When Francisco Cantú started touring to promote his new book, The Line Becomes a River: Dispatches from the Border (Riverhead, Feb. 6), he was basking in the support of indie booksellers around the country, with having been named the top Indie Next List pick for this month. Cantú braced himself for the reality that the book, which focuses on the author's struggle to come to terms with his work and his own family history (as the grandchild of a Mexican immigrant), might draw ire from his former employer and conservatives. He never imagined, though, that it would draw a backlash from the group that now seems to be railing against the title: liberals.
Cantú's cross-country tour for The Line Becomes a River, which began earlier this month, purred along largely without incident until the author arrived in California.
At a February 19 event in San Francisco, at Green Apple Books on the Park, roughly 12 activists disrupted Cantú's reading. They entered the event, forming a circle at the front of the room and, for half an hour, peacefully took turns reading three-minute narratives about abuses committed by the Border Patrol.
“It was very peaceful and moving,” said Green Apple Books co-owner Kevin Ryan, who witnessed the protest. “I asked Francisco if he wanted to speak or address anything. And he said, ‘No. I don't have anything to say. Everything they said was true.’”
By his own account, Cantú entered the U.S. Border Patrol as an “idealistic and naïve” 23-year-old. He emerged from the organization, four years later, deeply conflicted about his work and haunted by his time patrolling the desert. Speaking at an uninterrupted event at the Los Angeles Public Library on Wednesday night, Cantú said: “As I was writing this book, I was, in the back of my mind, anticipating backlash from the Border Patrol or [backlash] from the right. Since the book has come out, the loudest reaction has been from the left.”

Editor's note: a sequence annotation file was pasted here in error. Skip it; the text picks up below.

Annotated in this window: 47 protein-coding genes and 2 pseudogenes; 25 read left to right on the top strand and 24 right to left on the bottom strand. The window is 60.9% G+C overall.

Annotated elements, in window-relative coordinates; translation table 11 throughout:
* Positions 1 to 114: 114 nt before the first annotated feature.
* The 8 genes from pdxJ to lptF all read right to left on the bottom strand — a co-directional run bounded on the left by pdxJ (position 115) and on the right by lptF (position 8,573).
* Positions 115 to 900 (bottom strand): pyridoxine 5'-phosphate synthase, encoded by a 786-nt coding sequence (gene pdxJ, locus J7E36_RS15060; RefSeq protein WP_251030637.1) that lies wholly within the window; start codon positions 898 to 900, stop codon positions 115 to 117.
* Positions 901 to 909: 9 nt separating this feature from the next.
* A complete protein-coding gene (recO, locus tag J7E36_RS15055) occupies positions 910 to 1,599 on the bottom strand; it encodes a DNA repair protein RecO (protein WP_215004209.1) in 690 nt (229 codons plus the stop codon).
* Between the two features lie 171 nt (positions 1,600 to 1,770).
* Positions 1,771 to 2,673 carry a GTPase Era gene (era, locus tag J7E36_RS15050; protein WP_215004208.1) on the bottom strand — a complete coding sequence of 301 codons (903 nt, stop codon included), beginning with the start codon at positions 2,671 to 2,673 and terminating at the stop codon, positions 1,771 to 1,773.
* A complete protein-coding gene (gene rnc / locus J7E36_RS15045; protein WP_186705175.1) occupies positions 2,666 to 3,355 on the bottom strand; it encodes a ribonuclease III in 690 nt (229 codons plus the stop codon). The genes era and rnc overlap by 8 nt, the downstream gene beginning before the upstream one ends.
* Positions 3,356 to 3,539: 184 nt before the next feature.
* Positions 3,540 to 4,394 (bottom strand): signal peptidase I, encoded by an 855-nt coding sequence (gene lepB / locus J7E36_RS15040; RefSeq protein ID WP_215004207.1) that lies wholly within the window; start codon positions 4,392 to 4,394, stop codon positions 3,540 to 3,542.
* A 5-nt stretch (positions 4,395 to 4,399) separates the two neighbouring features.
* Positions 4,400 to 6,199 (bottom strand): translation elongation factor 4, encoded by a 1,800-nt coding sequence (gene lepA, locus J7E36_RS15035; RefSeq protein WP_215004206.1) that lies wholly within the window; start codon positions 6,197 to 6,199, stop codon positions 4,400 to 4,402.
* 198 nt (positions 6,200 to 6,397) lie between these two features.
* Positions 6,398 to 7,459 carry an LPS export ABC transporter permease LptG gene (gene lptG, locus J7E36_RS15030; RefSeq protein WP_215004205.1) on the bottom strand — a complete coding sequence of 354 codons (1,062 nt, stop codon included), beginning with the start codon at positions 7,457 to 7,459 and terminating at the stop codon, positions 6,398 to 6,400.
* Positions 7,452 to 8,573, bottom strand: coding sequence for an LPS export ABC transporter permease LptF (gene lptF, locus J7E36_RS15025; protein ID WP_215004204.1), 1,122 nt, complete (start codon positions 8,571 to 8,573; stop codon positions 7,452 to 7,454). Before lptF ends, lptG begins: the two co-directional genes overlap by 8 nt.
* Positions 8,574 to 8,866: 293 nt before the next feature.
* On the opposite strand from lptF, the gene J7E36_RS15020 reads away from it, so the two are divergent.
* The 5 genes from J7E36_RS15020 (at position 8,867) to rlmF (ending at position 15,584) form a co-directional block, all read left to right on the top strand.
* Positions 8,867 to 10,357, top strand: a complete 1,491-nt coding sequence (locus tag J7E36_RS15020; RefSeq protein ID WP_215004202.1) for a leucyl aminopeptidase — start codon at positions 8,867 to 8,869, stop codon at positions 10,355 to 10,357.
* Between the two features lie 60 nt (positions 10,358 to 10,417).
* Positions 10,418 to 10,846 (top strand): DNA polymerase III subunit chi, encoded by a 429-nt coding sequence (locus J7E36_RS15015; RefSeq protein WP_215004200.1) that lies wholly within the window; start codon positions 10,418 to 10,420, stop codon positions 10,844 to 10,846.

Cantú, through his publisher Riverhead, declined to talk to PW. Riverhead also declined to comment. But, on the author's behalf, the publisher emailed a brief statement. Calling the Green Apple protesters "purposeful and impactful," Cantú said the readers "highlighted individual and structural failings within the agency." He went on: "Their actions gave me hope that more people will be moved to directly engage with border issues, and take action to hold our institutions accountable for violence.”
While Ryan, the co-owner of Green Apple, felt the protest yielded something positive "because a lot of different people got heard,” not all booksellers feel Cantú is being treated fairly.
After canceling his Feb. 20 event at Oakland, Calif.'s East Bay Booksellers, the store's owner, Brad Johnson, sent a note to his patrons, calling the attacks being leveled at Cantú "indistinguishable from bullying."
Despite being caught off guard by the protests, Cantú understands the feelings the book has stirred. “It’s inherently problematic that the voice of a Border Patrol agent is being lifted up in the headlines,” he said in Los Angeles. “If you are undocumented, you would say, ‘Why the hell do you need this border patrol agent to come along and start talking about how bad things are at the border? We’ve been telling you that the whole time! Why don’t you publish a book by us? Why don’t you lift up our voices?' I think that’s an incredibly important conversation to have right now.”
Some West Coast booksellers have embraced the book even more vocally since it fell under fire. After the Green Apple incident, Skylight Books in Los Angeles selected the book as its the subject of its next "Current Events Reading Group." And, according to the author's publicity team, the East Bay Books cancellation will be the only modification in Cantú's schedule, with five more stops still planned through March.
On Thursday night, Cantú appeared at Warwick's in San Diego. The store's director of events, Julie Slavinsky, confirmed that one patron had asked the store to cancel Cantú's appearance. To prepare for the visit, the bookstore hired a security guard and notified the local branch of the San Diego police department about the possibility of a protest. “In my seven years as the events director, we have not had any protestors show up because of an author,” Slavinsky said.
By Slavinsky's account, 100 people attended the event. In the end, there were no protestors in the crowd.